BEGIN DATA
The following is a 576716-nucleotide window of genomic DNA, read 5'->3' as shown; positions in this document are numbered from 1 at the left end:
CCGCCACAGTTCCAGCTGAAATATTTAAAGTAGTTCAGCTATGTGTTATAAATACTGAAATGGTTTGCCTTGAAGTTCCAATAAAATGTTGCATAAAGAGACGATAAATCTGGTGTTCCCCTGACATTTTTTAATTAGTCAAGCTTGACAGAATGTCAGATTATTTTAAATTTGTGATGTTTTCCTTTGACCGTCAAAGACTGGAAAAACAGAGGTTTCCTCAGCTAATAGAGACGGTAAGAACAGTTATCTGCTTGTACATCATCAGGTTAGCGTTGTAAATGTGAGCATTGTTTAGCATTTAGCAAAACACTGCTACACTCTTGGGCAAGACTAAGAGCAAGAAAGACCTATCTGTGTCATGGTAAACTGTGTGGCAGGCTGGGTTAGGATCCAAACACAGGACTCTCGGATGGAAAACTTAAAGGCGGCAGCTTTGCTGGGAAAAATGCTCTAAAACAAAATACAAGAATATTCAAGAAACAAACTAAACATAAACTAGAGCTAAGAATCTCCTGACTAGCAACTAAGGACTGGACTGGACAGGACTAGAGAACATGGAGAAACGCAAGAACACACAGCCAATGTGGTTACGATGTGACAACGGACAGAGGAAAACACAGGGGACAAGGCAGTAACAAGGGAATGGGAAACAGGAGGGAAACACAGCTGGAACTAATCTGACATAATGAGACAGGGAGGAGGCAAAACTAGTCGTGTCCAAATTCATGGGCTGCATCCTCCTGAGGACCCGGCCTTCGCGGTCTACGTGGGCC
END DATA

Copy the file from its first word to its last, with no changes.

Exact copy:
The following is a 576716-nucleotide window of genomic DNA, read 5'->3' as shown; positions in this document are numbered from 1 at the left end:
CCGCCACAGTTCCAGCTGAAATATTTAAAGTAGTTCAGCTATGTGTTATAAATACTGAAATGGTTTGCCTTGAAGTTCCAATAAAATGTTGCATAAAGAGACGATAAATCTGGTGTTCCCCTGACATTTTTTAATTAGTCAAGCTTGACAGAATGTCAGATTATTTTAAATTTGTGATGTTTTCCTTTGACCGTCAAAGACTGGAAAAACAGAGGTTTCCTCAGCTAATAGAGACGGTAAGAACAGTTATCTGCTTGTACATCATCAGGTTAGCGTTGTAAATGTGAGCATTGTTTAGCATTTAGCAAAACACTGCTACACTCTTGGGCAAGACTAAGAGCAAGAAAGACCTATCTGTGTCATGGTAAACTGTGTGGCAGGCTGGGTTAGGATCCAAACACAGGACTCTCGGATGGAAAACTTAAAGGCGGCAGCTTTGCTGGGAAAAATGCTCTAAAACAAAATACAAGAATATTCAAGAAACAAACTAAACATAAACTAGAGCTAAGAATCTCCTGACTAGCAACTAAGGACTGGACTGGACAGGACTAGAGAACATGGAGAAACGCAAGAACACACAGCCAATGTGGTTACGATGTGACAACGGACAGAGGAAAACACAGGGGACAAGGCAGTAACAAGGGAATGGGAAACAGGAGGGAAACACAGCTGGAACTAATCTGACATAATGAGACAGGGAGGAGGCAAAACTAGTCGTGTCCAAATTCATGGGCTGCATCCTCCTGAGGACCCGGCCTTCGCGGTCTACGTGGGCC